On the morning of July 22, 2016, an illegal campfire in Garrapata State Park near Carmel, California got out of control. Within a day, the fire grew to 2,000 acres. Within two days the fire grew to 10,000 acres. A month later the fire was at 90,000 acres and still largely uncontained. Ultimately the Forest Service and other agencies deployed thousands of firefighters and spent close to $260 million in an effort to contain it. The fire was finally “contained” three months later in October. During the three months of the fire’s life, bulldozers cut close to 60 miles of roads/firebreaks and aerial tankers dumped about 3.5 million gallons of fire retardant on the flames. The bulldozing and the aerial retardant work had little effect and what really helped put the fire out was October’s cooler temperatures and more humid air.
The fact of the matter is most wildfires go out by themselves.
The effort to fight large wildfires with expensive planes, helicopters, fire retardant, and bulldozers has been likened to fighting hurricanes or earthquakes: it’s costly and mostly futile. While developing fire-resistant lines and fireproofing buildings at the urban-forest interface can be very effective, trying to control massive blazes of tens of thousands of acres is like burning money.
Fighting wildfires is big business. When you stage thousands of firefighters in camps, you need catering services, laundry services, mobile housing, heavy equipment, and fuel. Caterers can gross millions of dollars to support large crews and local landowners make thousands of dollars renting their land and facilities for staging areas. Read more »
I’d been living in Tokyo about ten years, when a friend’s father decided to perform a little experiment on me. Arriving one cool autumn evening at their home in suburban Mejirodai, he waved my friend away, telling her: “I want to have a little chat with Leanne.” Sitting down on the sofa across from him, he poured me a cup of tea. In truth, I can’t recall what we chatted about, but about twenty minutes into the conversation, he suddenly clasped his hand together in delight–with what could only be described as a childlike gleam in his eyes– and said, “Don’t you hear something?”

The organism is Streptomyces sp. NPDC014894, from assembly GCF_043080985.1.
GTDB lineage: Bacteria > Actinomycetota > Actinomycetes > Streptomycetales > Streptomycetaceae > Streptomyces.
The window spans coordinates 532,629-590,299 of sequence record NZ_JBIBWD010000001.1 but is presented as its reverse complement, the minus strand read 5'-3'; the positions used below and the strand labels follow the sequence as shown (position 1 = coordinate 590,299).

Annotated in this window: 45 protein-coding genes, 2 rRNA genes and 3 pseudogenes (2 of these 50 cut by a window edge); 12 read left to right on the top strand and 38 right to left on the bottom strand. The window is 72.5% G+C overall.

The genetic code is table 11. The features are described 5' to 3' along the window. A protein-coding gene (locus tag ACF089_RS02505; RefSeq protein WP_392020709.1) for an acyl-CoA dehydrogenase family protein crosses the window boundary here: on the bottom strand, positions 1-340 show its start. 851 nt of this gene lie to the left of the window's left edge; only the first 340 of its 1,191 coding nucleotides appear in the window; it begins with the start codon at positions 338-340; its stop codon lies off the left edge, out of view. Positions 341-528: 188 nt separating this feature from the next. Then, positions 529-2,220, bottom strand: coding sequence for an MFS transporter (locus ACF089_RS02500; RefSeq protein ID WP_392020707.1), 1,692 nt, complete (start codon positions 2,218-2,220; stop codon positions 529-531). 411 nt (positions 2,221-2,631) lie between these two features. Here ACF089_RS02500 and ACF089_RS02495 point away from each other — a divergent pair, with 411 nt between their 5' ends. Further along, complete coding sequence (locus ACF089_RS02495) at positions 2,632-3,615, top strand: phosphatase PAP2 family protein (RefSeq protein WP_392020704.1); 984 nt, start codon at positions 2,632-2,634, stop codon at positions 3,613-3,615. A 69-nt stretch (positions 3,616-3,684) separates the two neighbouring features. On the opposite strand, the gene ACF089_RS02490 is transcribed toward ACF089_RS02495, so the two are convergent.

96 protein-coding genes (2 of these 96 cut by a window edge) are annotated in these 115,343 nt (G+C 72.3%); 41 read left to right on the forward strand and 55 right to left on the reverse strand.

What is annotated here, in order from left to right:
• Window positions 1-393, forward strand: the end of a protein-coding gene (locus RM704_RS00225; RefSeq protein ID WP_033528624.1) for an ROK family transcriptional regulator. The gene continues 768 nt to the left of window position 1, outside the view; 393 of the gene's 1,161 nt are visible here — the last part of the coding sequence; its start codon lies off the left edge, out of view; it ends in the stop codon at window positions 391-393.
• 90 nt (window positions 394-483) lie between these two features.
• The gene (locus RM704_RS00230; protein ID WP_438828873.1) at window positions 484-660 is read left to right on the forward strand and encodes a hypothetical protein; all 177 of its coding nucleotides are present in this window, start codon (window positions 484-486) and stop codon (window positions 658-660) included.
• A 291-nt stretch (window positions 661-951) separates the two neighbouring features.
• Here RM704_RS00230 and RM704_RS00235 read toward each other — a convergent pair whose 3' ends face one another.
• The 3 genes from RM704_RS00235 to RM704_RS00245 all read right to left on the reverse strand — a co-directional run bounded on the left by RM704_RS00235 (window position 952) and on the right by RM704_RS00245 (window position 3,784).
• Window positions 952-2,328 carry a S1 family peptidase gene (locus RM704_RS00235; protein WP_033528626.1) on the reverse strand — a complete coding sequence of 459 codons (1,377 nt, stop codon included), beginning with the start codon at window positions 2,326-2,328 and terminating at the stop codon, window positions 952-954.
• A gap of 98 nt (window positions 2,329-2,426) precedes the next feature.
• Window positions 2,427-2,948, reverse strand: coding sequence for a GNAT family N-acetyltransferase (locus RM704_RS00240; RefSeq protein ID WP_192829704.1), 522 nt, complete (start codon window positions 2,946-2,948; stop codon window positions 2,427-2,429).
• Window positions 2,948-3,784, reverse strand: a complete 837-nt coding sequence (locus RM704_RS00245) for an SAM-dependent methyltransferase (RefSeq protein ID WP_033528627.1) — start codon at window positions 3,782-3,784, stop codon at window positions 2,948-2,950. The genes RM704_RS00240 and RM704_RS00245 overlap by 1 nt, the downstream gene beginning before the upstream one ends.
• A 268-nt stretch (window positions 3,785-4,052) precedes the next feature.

I was puzzled by this sudden turn of events. I sat quietly for a moment, listening– and then shook my head, no.
He was incredulous (but I couldn’t help but feel he also looked quite pleased with himself) and said: “Are you telling me that you have noticed nothing unusual here this evening?” He cupped his hand around his right ear as if making to try and hear a faint sound.
When I shook my head again, he giddily pulled out a small bamboo cage from under his chair. I immediately realized that he had a bell cricket in there. In fact, the cricket was chirping quite loudly!
How on earth had I missed it?
Seeing my look of distress, he excitedly explained that Japanese people process the sound of insects using the same side of their brain as they do language –while foreigners (he looked at me pointedly) process it on the other side of the brain, as a kind of background noise. He wondered if the sound didn’t actually annoy me? Japanese people, he said, hear the sound of singing crickets as music. He then told me about a recent academic paper that had been published on this very subject (he was, after all, a scientist). Here is a more recent such paper. My friend Chieko had come downstairs by this time and was listening to all this from the corner of the room, rolling her eyes dramatically.
What could I say? I simply didn’t “hear” it. Read more »
Last weekend I slept in the back of my car by a stream in the Klamath River Basin, a territory that stretches across the top of California and into Southern Oregon. This is how you camp when you don't have a tent, and it still does the trick. You still get to watch for shooting stars and you still wake up in the cold and the mist, with no one around for miles.
The Klamath River itself is a river upside down. Like most rivers, it flows North to South, but unlike most rivers, which begin as trickles high up in the mountains, the Klamath begins in farmland and then winds its way down to the mountainous Pacific coast. In other words, the terrain gets wilder and higher as the river runs south. In the droughty state of California, the Klamath's 266 miles of water are sought after like the gold once buried below its banks. Indian tribes, farmers, fishermen, conservationists—and at one point, even, Dick Cheney—have all thrown down the gauntlet over the river. Meanwhile, coho salmon, Chinook salmon, and stealhead trout follow their migratory patterns upstream as they've done for thousands of seasons; but fewer and fewer make the journey each year.
Seven thousand years ago, before the logging and lawsuits and fish kills, when the river's waters were cooler than they are now and cleaner than they'll likely ever be again, salmon were called ney-puy. Yurok Indians built their villages along the river's banks from keehl (fallen red wood trees), used dentalia shells, like tiny white elephant tusks, for money, and danced the u pyue-wes and mey-lee (White Deerskin dance and Brush dance). The first white settlers to meet the Yuork tribe in the early 19th century were fur traders, interested in the territory for its beavers. But interest outpaced supply, and soon both beavers and fur traders disappeared. This was the first time the river's ecology changed because of humans: beaver dams and ponds tempered the river's winterfloods and created wetland habitats for the Northern Spotted Owl and other animals; without them, flooding caused erosion and wetlands dried out.